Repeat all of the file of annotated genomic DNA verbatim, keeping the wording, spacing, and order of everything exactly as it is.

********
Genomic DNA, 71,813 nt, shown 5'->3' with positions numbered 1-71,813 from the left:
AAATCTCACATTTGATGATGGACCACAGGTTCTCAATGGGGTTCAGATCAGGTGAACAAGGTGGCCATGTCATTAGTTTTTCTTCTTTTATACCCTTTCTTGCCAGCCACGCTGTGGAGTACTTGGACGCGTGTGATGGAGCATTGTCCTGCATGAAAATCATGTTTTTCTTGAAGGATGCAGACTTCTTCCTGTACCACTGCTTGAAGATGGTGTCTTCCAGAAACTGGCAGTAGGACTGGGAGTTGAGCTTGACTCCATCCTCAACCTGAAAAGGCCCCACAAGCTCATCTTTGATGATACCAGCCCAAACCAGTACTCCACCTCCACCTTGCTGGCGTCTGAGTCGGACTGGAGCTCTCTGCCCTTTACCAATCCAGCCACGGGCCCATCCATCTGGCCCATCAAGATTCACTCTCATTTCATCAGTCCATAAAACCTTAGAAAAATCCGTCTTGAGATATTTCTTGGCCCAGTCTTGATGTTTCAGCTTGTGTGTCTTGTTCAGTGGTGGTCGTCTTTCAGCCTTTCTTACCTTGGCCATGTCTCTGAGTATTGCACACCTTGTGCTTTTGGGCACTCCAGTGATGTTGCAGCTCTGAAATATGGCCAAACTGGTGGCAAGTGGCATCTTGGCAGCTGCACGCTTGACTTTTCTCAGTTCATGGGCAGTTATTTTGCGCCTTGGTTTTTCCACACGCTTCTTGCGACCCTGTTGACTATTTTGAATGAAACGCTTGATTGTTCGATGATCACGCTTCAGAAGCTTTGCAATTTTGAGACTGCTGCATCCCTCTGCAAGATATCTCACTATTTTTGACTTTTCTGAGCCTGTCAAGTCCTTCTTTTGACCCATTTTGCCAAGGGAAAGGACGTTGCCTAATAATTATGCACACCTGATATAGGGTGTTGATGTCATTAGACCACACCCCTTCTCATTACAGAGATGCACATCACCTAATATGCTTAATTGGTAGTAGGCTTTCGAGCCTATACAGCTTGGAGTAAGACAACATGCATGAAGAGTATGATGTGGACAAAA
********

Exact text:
Genomic DNA, 71,813 nt, shown 5'->3' with positions numbered 1-71,813 from the left:
AAATCTCACATTTGATGATGGACCACAGGTTCTCAATGGGGTTCAGATCAGGTGAACAAGGTGGCCATGTCATTAGTTTTTCTTCTTTTATACCCTTTCTTGCCAGCCACGCTGTGGAGTACTTGGACGCGTGTGATGGAGCATTGTCCTGCATGAAAATCATGTTTTTCTTGAAGGATGCAGACTTCTTCCTGTACCACTGCTTGAAGATGGTGTCTTCCAGAAACTGGCAGTAGGACTGGGAGTTGAGCTTGACTCCATCCTCAACCTGAAAAGGCCCCACAAGCTCATCTTTGATGATACCAGCCCAAACCAGTACTCCACCTCCACCTTGCTGGCGTCTGAGTCGGACTGGAGCTCTCTGCCCTTTACCAATCCAGCCACGGGCCCATCCATCTGGCCCATCAAGATTCACTCTCATTTCATCAGTCCATAAAACCTTAGAAAAATCCGTCTTGAGATATTTCTTGGCCCAGTCTTGATGTTTCAGCTTGTGTGTCTTGTTCAGTGGTGGTCGTCTTTCAGCCTTTCTTACCTTGGCCATGTCTCTGAGTATTGCACACCTTGTGCTTTTGGGCACTCCAGTGATGTTGCAGCTCTGAAATATGGCCAAACTGGTGGCAAGTGGCATCTTGGCAGCTGCACGCTTGACTTTTCTCAGTTCATGGGCAGTTATTTTGCGCCTTGGTTTTTCCACACGCTTCTTGCGACCCTGTTGACTATTTTGAATGAAACGCTTGATTGTTCGATGATCACGCTTCAGAAGCTTTGCAATTTTGAGACTGCTGCATCCCTCTGCAAGATATCTCACTATTTTTGACTTTTCTGAGCCTGTCAAGTCCTTCTTTTGACCCATTTTGCCAAGGGAAAGGACGTTGCCTAATAATTATGCACACCTGATATAGGGTGTTGATGTCATTAGACCACACCCCTTCTCATTACAGAGATGCACATCACCTAATATGCTTAATTGGTAGTAGGCTTTCGAGCCTATACAGCTTGGAGTAAGACAACATGCATGAAGAGTATGATGTGGACAAAA